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A Novel of Reaction: Larsen’s Passing

By Charlotte Wood, V Form

A Novel of Reaction: Larsen’t Passing

W.E.B. Dubois wrote that “all Art is propaganda and ever must be…” He thought that artists and writers should try to make the world a better place through their work. Nella Larsen, the author of Passing, would not agree. Her novel centers on two light-skinned black women, Clare Kendry and Irene Redfield, and their respective decisions to pass as white or not. I believe she wrote this novel not to persuade the reader of something or to convince them to enact change, but rather to reflect the world how she sees it. The book is a reaction to society, not something for society to react to. Passing itself is portrayed as something that simply is, not wholly good or wholly bad. Both characters participate in it, and so the reader is not meant to side with one over the other. The relative passivity of its message is reflected in the passivity of its main character, Irene. Because she is not active, the intention of the novel is not active. Lastly, the ambiguity of the ending leaves the reader, like Irene, with more questions than answers. (more…)

Make Peace With the Day to Enjoy the Evening: Remains of the Day

By Gabriel Xu, V Form

 

Make Peace With the Day to Enjoy the Evening: Remains of the Day

There’s an old Chinese idiom that roughly translates to, “The person on the spot is baffled, the onlooker sees clearly”. Surely, this applies to the case of Mr. Stevens. As the aged butler in Remains of the Day travels farther away from the house he has been in service of for decades, he starts to see the truth of his former employer more clearly — a truth so dark and ugly that Stevens has tried very hard to escape. Although Mr. Stevens is forced to learn the tragic truth about his former lord and consequently his own small, yet undeniable contribution as butler to the evildoing his master was conducting, the meeting with Ms. Kenton, a former housekeeper, allows him to see value in his decades of service, to make peace with his past, and eventually to move forward into a hopeful future. (more…)

The Great Gatsby: Chapter 10

By Eric Zhang, V Form

The Great Gatsby: Chapter 10Gatsby_1925_jacket

(Editors’ Note: In Ms. Matthews’ American Literature class, this assignment prompted students to create a 10th chapter of Fitzgerald’s The Great Gatsby, utilizing Nick Caraway’s melancholic tone and including some type of closure for the characters)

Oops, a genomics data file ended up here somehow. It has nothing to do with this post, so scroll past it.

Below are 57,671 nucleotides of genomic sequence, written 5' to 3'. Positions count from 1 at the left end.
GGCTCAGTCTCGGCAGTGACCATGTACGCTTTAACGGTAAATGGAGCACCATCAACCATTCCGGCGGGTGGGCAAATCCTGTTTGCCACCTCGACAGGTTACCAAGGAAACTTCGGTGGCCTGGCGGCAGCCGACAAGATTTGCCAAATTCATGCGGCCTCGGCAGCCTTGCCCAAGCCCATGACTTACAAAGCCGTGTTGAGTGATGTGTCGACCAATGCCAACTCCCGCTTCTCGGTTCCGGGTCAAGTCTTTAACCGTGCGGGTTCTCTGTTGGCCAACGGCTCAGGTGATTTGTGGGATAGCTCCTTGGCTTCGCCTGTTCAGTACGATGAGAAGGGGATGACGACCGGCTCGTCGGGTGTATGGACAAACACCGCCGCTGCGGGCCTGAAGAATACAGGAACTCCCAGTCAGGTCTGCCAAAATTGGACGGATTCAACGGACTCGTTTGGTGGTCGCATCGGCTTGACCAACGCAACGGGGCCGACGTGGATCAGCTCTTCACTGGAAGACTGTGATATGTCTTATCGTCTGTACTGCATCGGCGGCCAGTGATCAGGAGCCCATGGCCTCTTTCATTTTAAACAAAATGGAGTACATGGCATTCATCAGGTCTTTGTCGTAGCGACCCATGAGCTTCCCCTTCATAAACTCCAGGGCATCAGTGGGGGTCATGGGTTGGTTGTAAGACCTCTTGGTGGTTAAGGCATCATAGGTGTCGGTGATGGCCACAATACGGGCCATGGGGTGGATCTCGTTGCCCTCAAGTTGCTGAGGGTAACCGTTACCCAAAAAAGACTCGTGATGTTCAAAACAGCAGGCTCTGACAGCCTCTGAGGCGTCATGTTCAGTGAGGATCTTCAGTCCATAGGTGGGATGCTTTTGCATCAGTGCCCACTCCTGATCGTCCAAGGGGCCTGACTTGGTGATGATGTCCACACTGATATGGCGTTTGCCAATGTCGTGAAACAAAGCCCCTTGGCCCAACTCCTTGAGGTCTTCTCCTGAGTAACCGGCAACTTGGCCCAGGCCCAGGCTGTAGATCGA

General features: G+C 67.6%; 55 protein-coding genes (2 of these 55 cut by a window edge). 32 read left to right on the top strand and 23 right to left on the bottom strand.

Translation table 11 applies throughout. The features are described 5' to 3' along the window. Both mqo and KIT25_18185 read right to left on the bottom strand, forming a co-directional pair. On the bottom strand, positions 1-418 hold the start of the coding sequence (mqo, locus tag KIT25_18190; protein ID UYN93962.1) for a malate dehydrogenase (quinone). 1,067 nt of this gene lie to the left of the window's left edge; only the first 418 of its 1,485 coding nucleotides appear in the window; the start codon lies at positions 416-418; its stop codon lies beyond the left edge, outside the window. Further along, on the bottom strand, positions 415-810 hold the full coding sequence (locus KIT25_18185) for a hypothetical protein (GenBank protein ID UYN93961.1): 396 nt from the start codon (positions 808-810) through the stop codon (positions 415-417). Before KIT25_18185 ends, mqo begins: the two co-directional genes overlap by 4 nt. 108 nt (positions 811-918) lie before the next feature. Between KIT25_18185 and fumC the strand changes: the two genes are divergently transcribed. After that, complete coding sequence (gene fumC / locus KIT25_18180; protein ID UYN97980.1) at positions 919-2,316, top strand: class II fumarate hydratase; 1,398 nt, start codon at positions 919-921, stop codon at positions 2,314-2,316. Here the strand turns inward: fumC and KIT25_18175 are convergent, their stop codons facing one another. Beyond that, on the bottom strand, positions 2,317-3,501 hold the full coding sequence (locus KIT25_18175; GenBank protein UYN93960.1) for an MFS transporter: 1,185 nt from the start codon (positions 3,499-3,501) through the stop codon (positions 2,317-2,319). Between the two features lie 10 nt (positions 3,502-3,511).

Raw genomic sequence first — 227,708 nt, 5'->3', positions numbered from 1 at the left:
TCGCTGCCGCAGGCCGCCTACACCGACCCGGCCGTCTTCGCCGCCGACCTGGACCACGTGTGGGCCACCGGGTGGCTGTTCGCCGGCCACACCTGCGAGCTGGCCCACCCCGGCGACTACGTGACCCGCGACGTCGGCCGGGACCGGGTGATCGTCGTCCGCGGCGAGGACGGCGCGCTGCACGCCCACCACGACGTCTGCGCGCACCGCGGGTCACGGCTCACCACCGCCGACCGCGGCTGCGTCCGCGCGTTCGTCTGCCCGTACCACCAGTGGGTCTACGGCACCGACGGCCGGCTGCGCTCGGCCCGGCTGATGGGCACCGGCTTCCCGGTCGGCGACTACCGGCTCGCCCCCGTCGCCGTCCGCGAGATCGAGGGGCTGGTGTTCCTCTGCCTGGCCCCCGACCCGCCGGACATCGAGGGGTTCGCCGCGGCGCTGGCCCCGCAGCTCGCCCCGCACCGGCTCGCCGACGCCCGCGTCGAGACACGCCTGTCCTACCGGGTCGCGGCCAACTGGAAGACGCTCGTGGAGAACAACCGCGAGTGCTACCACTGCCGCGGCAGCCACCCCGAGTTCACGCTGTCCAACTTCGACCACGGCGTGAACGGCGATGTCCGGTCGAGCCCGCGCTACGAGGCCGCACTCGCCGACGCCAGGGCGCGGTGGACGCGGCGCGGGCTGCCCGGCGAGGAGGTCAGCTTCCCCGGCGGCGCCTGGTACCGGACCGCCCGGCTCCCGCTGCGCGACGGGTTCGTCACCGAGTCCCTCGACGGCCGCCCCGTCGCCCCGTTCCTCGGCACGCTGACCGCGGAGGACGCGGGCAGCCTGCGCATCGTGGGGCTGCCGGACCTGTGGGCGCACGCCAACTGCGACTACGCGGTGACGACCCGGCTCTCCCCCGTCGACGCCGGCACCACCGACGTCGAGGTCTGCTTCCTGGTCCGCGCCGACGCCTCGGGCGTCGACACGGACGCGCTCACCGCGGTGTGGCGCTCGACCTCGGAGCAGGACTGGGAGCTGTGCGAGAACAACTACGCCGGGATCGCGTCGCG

It had been five years since the funeral, and I finally returned to this city that I once thought was haunted. Everything was so depressing. There were no sounds of the orchestra playing or shimmering sights of the girls wearing fancy dresses with decorations on their shoes. The city of New York had changed since that October in 1929, what was later called Black October. I wandered the streets of New York, and ultimately, I was pulled back to the Eggs and Gatsby’s mansion. What was once a (more…)

The History of Coeducation in America and at St. Mark’s

By Sarah Robertson, VI Form

The History of Coeducation in America and at St. Mark’s

Gender inequality has been an enduring issue in America. In 1848, there was a call to end discrimination when women signed the Declaration of Sentiments at the the first women’s rights convention in Seneca Falls, New York.[1] But, it was not until 1920, seventy-two years later, voters ratified the 19th Amendment, the right for women to vote. In 1972, Congress passed Title IX, prohibiting discrimination, exclusion, and denial of benefits based on sex in all federally funded education programs.[2] It took until 1972 for coeducation, for the government to protect education of students of both sexes together. Though these strides were positive, they were certainly drawn out. The progression towards coeducation, both in the United States as a whole and at St. Mark’s School in particular, was similar: slow, always a step behind. However, both America and St. Mark’s ultimately have become strong, healthy, coeducational environments.

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Advice to a “Girl”–What I Wish I Knew

By Mary Hoffman, IV Form

Advice to a “Girl”–What I Wish I Knew

(Based on Jamaica Kincaid’s short story)

Always be aware of your surroundings; never ignore your gut feeling; when you don’t feel comfortable in a situation- leave; the police are always there to help; nothing good happens after midnight; learn from your mistakes; you deserve what you tolerate; treat people how you want to be treated; make your bed every morning, it teaches smart habits; clean your room; dress to impress, people will treat you better when you look nice whether that’s right or not; never slut shame- girls are supposed to support each other; friends and family are more important than romantic relationships; don’t gossip; don’t burn (more…)

More Important Than My Fear

By Payton Nugent, VI Form

More Important Than My Fear

Do you really think anyone cares?

During my announcement to the school, I hear this lone internal voice.

What you’re trying to do is stupid and doesn’t matter.

I have tried to shake this voice from my head, but it keeps coming back. During every announcement I make for the Gender Sexuality Alliance, that voice represents every student who is rolling his or her eyes. That voice represents every student who thinks issues of gender identity and sexuality are nonexistent because “there are no gay people at St. Mark’s.” For some, I will never be able to change their minds. Whenever I make these announcements, I wonder why I run for head of the GSA if this voice is always pestering me. (more…)